– Elise Ingram, Editor at HireWriters
14. Time for holidays!
Subject line: Out of the office till January 2
The message said:
“Thanks for reaching me out. I am out of the office chilling with my friends.
In case you are still working and want to chat – some of my colleagues are hard-working for you and will respond to your email within 24 hours.”
Mentioning that you are chilling will create an informal atmosphere. Also, by saying that your colleagues will reach you out – you provide a hope that we will deal with your question.
– Krystyna Krajevskaja, Social Media Manager at Whatagraph
15. Sharing excitement and vacation vibes
You might think I’m tooting my own horn here – because the following message is mine. And you’re not wrong! I’m proud of this email and it reminds me of my big trip to California.
I was going to be out of reach for over two weeks, so I wanted to make sure that people understood how important this absence was for me. That’s why I came up with a lighthearted vacation responder, showing my excitement.
Thank you for your email! I’m currently out of the office until September 2nd.
And, while going to San Francisco, I’ll be very busy ♫ wearing flowers in my hair and meeting gentle people there ♫ meaning that, unfortunately, I won’t be able to reply.
But, our blog doesn’t take a vacation – so stay tuned for updates on getresponse.com/blog 😉
I’ll reply as soon as I come back.
I used my usual, casual tone, so that it didn’t sound robotic. I shared my excitement and combined it with my love for music. And, last but not least, I ended it with a link to our blog, so that my contacts had something great to read while waiting for my reply!
A quick guide to out of office messages
Below, you’ll find the whats, the whys, and the hows of OOO autoresponders.
What is an out of office message?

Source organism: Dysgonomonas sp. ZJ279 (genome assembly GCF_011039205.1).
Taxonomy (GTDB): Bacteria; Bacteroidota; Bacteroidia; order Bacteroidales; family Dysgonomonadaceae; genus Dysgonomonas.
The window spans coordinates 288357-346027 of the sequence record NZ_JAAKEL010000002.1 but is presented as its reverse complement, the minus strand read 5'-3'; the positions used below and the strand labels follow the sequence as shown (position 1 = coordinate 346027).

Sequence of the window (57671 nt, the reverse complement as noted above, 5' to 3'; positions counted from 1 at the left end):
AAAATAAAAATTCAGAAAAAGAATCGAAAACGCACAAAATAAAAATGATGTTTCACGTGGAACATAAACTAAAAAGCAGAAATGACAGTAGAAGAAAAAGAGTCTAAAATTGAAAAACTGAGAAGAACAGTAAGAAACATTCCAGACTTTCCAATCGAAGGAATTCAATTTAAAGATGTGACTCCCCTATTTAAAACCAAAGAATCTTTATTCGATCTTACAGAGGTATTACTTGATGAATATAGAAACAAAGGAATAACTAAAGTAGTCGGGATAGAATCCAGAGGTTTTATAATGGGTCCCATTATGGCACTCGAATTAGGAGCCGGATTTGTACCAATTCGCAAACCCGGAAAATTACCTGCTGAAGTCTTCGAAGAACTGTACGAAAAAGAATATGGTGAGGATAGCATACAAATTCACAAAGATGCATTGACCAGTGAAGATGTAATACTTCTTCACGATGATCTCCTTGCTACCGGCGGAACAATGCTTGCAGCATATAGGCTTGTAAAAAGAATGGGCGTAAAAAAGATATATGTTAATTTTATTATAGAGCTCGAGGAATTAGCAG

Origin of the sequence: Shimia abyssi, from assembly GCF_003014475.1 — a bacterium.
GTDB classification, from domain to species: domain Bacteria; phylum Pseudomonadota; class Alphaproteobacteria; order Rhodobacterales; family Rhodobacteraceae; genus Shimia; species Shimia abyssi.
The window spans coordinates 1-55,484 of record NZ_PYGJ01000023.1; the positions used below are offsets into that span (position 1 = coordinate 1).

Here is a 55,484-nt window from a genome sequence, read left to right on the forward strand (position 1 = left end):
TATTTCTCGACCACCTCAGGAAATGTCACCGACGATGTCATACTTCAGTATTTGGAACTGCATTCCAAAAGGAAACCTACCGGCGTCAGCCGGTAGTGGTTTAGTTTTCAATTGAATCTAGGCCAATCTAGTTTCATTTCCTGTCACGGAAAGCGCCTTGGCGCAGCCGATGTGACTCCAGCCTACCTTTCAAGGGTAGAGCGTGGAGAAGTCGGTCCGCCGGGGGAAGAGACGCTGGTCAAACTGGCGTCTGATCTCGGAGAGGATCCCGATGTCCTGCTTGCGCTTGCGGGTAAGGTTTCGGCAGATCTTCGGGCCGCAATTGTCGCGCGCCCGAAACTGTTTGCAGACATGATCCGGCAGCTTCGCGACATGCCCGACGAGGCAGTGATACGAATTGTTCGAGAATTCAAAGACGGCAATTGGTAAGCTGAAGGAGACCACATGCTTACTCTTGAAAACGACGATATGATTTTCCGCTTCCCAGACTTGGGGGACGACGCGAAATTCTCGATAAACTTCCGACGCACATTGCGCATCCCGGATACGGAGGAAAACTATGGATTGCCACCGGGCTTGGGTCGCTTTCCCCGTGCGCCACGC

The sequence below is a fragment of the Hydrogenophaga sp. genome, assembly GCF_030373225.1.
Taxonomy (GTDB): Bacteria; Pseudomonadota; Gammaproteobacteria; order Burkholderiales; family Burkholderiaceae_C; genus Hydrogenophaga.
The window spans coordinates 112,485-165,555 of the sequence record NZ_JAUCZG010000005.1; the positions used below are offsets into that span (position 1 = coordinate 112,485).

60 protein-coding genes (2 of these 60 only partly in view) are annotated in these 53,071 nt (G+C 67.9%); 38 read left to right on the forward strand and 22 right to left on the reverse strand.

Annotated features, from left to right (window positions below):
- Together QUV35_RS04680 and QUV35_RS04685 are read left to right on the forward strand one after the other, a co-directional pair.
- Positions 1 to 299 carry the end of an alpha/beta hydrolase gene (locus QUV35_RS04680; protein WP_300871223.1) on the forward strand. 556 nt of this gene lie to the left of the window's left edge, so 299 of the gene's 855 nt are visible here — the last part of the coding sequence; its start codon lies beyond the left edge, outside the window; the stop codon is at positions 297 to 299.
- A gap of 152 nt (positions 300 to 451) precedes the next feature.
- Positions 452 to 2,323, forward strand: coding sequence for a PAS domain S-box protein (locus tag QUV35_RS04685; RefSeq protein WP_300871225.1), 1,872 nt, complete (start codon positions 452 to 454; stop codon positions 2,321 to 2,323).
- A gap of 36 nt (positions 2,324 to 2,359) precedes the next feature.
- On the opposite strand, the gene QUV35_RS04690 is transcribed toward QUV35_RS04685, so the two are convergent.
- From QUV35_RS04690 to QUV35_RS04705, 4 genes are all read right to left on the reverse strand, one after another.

An out-of-office message (or an OOO email) is a kind of an email autoresponder that is sent automatically to anyone who tries to reach you via email when you’re not available to reply.
Is it out of the office or out of office?
Sometimes it’s confusing, but the rule of thumb is – you can say you’re out of the office, but usually when referring to the autoresponder, it’s out of office.
Why should you set up an out of office autoresponder?
When people expect you to reply quickly, and you know you’ll be away from your inbox for a longer time, it’s important to set up an out-of-office automatic reply, so that your reputation remains intact and your contacts aren’t disappointed. It can also provide valuable information. For example – if you’re usually helping people with urgent matters via email, you can refer them to your cover or other sources of help.
What can I achieve with a good out of office message?
The autoresponder doesn’t have to be a basic notification-like email. You can actually achieve some of your business/marketing goals if you write a creative copy with said goals in mind.
The benefits of a well-crafted vacation responder can be, e.g., increasing conversions or traffic to your website. You can promote your content, lead people to your social media profiles, or even use the copy to emphasize your brand voice.